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Predicting protein phase separation

Memphis, Tennessee, February 6, 2020

From left to right, collaborators Dr. Ivan Peran, Dr. Erik Martin and Dr. Tanja Mittag, of St. Jude Children’s Research Hospital. The group was recently published in Science.

From left to right, Dr. Ivan Peran, Dr. Erik Martin and Dr. Tanja Mittag, in the Nuclear Magnetic Resonance lab at St. Jude Children’s Research Hospital. 

St. Jude and Washington University are studying liquid-liquid phase separation. Cells sort and separate proteins and other components through the process.

Intrinsically disordered proteins lack structure. Some of them can also drive liquid-liquid phase separation. Researchers have developed a way to predict how proteins phase separate. The answer will help scientists studying how these proteins contribute to disease.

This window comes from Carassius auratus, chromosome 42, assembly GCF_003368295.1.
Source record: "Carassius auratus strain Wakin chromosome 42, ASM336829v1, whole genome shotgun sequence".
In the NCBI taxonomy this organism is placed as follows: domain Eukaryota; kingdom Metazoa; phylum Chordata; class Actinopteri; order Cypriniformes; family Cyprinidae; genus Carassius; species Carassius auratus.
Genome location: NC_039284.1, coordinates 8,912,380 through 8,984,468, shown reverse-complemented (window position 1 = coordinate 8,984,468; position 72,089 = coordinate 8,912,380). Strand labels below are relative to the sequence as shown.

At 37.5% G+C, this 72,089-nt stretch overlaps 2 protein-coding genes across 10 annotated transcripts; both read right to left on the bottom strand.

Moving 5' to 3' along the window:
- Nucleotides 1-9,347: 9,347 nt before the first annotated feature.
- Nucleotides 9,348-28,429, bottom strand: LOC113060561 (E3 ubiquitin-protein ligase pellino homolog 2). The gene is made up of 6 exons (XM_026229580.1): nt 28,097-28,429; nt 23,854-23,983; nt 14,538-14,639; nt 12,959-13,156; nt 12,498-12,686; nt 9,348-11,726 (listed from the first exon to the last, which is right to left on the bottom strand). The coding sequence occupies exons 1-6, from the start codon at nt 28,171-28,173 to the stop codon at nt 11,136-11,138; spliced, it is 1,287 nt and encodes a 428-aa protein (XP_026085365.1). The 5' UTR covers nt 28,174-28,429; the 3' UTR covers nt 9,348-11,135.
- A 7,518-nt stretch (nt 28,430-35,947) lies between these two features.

“Predicting phase separation is important because it is involved in many cellular processes as well as disease,” said Tanja Mittag, Ph.D., of Structural Biology

The team identified chemical groups they dubbed stickers that are present on proteins and guide their interactions. These stickers drive phase separation. They also found stretches of protein, called spacers, that keep the stickers in specific patterns.

This led to the creation of a stickers-and-spacers model. Researchers can use the model to predict how proteins will phase separate.

This work was part of the St. Jude Research Collaborative on Membraneless Organelles in Health and Disease.

Science published a report on this work. 

Read the full News Release.

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